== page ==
In December 2016, Brisbane’s much-loved Gallery of Modern Art marked its 10th birthday with a party that will last all summer. A huge exhibition that features over 250 works from the collection, Sugar Spin: you, me, art and everything, is at the heart of the celebrations. Of course, no birthday party would be complete without presents, and this one is no exception.
Thanks to the generosity of benefactors, GOMA has received several very special gifts, including a performance of Heard by the American artist Nick Cave that features elaborate, near life-sized horse costumes in an exuberant dance. Fifteen of these bespoke equine outfits are on show in Sugar Spin and they will remain in GOMA’s permanent collection. And a new light and sound installation by the British- born, US-based sculptor Anthony McCall, seen for the first time in Sugar Spin, has also been purchased for the gallery.
And GOMA itself is the gift that just keeps on giving. Since opening its doors in 2006, the gallery has welcomed some 6.8 million visitors, injected $62.2 million dollars into the Queensland economy through ticketed shows, entertained 250,000 people with 4500 films, and introduced more than two million young visitors to the pleasure of creative participation at the Children’s Art Centre.
But as Chris Saines, director of QAGOMA (the awkward acronym that links the venerable Queensland Art Gallery, which opened in 1895, with its much younger sibling) points out, GOMA’s most important contribution can’t be measured in dollars and cents.
During the last decade, the inspiring architecture and vast exhibition spaces of GOMA have encouraged innovative and ambitious major exhibitions and programs, which have had a widespread impact. “I think what GOMA has done is that it has really changed the cultural landscape in Queensland,” Saines says, adding: “More than that, I think it has changed the cultural landscape in Australia more broadly.”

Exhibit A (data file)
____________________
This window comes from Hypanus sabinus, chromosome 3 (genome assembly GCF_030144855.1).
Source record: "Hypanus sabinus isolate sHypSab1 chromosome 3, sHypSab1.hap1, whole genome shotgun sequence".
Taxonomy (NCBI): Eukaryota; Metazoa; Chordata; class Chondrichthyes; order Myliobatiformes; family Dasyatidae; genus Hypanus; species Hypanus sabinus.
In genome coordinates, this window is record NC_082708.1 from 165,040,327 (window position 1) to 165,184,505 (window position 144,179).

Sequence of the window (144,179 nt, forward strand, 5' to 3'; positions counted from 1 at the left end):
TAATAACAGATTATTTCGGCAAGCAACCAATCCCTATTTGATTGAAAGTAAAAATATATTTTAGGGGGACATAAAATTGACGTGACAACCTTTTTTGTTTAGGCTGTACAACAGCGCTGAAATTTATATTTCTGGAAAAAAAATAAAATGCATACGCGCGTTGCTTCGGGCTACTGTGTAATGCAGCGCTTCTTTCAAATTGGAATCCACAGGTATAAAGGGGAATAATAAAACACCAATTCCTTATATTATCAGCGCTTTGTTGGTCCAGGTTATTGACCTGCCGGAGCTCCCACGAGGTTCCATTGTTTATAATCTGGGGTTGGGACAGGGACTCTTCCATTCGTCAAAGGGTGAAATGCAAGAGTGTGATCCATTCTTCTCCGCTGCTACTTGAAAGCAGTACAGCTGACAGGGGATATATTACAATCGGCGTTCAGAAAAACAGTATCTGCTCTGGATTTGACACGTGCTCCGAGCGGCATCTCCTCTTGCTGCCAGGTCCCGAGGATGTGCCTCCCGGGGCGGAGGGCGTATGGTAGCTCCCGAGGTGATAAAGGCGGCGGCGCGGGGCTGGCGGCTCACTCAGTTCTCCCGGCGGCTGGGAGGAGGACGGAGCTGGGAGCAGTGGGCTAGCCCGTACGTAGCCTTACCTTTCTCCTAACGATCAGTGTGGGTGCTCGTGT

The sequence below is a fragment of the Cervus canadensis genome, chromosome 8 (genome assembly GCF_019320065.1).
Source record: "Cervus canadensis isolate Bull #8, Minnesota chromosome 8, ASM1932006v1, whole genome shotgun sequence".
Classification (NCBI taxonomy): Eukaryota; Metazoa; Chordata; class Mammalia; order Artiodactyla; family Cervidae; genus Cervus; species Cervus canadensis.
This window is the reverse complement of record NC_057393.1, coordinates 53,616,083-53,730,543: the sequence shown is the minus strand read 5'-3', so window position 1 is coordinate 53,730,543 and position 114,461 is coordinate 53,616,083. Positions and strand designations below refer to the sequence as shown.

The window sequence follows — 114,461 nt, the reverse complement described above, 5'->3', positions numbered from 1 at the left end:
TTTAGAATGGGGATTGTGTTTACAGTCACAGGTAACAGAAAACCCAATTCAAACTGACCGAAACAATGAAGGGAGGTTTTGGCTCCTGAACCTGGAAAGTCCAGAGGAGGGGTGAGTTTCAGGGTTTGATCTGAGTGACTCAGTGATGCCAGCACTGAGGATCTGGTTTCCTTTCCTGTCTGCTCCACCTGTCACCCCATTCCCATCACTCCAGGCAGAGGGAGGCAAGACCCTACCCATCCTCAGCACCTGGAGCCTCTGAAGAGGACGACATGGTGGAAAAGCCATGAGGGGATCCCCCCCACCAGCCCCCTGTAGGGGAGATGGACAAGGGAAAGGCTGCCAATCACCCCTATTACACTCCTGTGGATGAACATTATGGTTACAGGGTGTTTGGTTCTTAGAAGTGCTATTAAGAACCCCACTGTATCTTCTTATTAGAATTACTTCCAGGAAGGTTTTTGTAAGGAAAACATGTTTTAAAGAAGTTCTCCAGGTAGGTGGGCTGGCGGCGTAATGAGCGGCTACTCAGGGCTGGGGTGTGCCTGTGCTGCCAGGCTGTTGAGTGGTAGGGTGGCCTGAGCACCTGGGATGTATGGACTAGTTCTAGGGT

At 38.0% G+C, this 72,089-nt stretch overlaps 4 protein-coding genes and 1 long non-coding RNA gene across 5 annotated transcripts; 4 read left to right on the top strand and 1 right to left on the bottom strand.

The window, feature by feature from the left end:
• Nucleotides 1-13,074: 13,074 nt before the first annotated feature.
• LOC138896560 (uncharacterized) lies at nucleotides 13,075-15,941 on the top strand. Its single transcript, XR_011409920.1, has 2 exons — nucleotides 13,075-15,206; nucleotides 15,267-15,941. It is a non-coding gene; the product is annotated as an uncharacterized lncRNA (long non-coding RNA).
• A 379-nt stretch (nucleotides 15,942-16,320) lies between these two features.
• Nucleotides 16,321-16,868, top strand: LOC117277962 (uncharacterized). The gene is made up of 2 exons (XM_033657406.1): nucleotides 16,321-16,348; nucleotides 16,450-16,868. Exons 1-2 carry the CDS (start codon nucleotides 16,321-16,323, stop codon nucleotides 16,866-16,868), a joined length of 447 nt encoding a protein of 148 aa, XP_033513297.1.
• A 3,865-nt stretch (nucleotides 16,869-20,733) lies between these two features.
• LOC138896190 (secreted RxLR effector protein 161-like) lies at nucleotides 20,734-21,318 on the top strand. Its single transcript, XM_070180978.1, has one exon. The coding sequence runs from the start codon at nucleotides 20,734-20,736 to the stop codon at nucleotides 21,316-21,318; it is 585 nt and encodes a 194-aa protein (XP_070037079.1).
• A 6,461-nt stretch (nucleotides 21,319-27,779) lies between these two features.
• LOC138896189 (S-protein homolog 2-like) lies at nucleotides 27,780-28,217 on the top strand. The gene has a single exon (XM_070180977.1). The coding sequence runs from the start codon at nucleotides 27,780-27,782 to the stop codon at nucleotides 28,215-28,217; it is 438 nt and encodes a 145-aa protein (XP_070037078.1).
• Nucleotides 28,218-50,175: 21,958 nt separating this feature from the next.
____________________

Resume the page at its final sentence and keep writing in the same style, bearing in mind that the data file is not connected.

“I think that the rest of Australia, in terms of the major cultural institutions, has spent the last 10 years thinking, We need a GOMA,” Saines explains. “There is a very serious public good that is generated over and above a directly measurable economic benefit, and that is what Queensland and Brisbane should be most proud of. GOMA is a building that has really galvanised the state and made people take real pride in the presentation of contemporary culture.”
The complexity of contemporary culture was foremost in curator Geraldine Barlow’s mind while she was putting the 10th birthday show, Sugar Spin, together. “My challenge was to make it as celebratory as possible, but also to give a context for the more complex intentions and language of each of the artworks,” she says. “We want to engage people, to celebrate and to entertain. But also, art is at its most powerful when it is really reflecting the full range of experiences that we have in the world: the challenges and the difficulties.”
According to Barlow, Sugar Spin may sound like a big whirling party, and it is, but it’s not all sweetness and light. “There are some works that really reach out to people and kind of grab them through the use of colour or movement, and there are other works that are tough and talk, for instance, about issues of environmental degradation and the settlement of Australia.”
Sugar Spin starts with Carsten Höller’s twin spiralling slides, a much-requested interactive artwork. Then a bright seething sea of synthetic hair, Nervescape by Icelandic artist Hrafnhildur Arnardóttir – which was specially commissioned for the show – draws visitors into GOMA’s vast exhibition spaces. There the show is divided into what Barlow calls “chapters”, titled sweetmelt, blackwater, soaring, treasure and cosmos.
“I wanted people to feel like there was quite a dramatic, and hopefully exciting, itinerary that they could navigate as they move through the spaces.”
In mapping out the journey of Sugar Spin, Barlow listened to a wide range of voices, from her fellow curators to the public and the people who work in the GOMA shop. “Because,” she points out, “it’s kind of about GOMA and its place in people’s hearts, but it’s also about trying to make that into something that feels coherent and can tell us about where we are in the world, and who we are in the world.”
Which is, after all, what good art does best. And you can’t ask for a better present than that.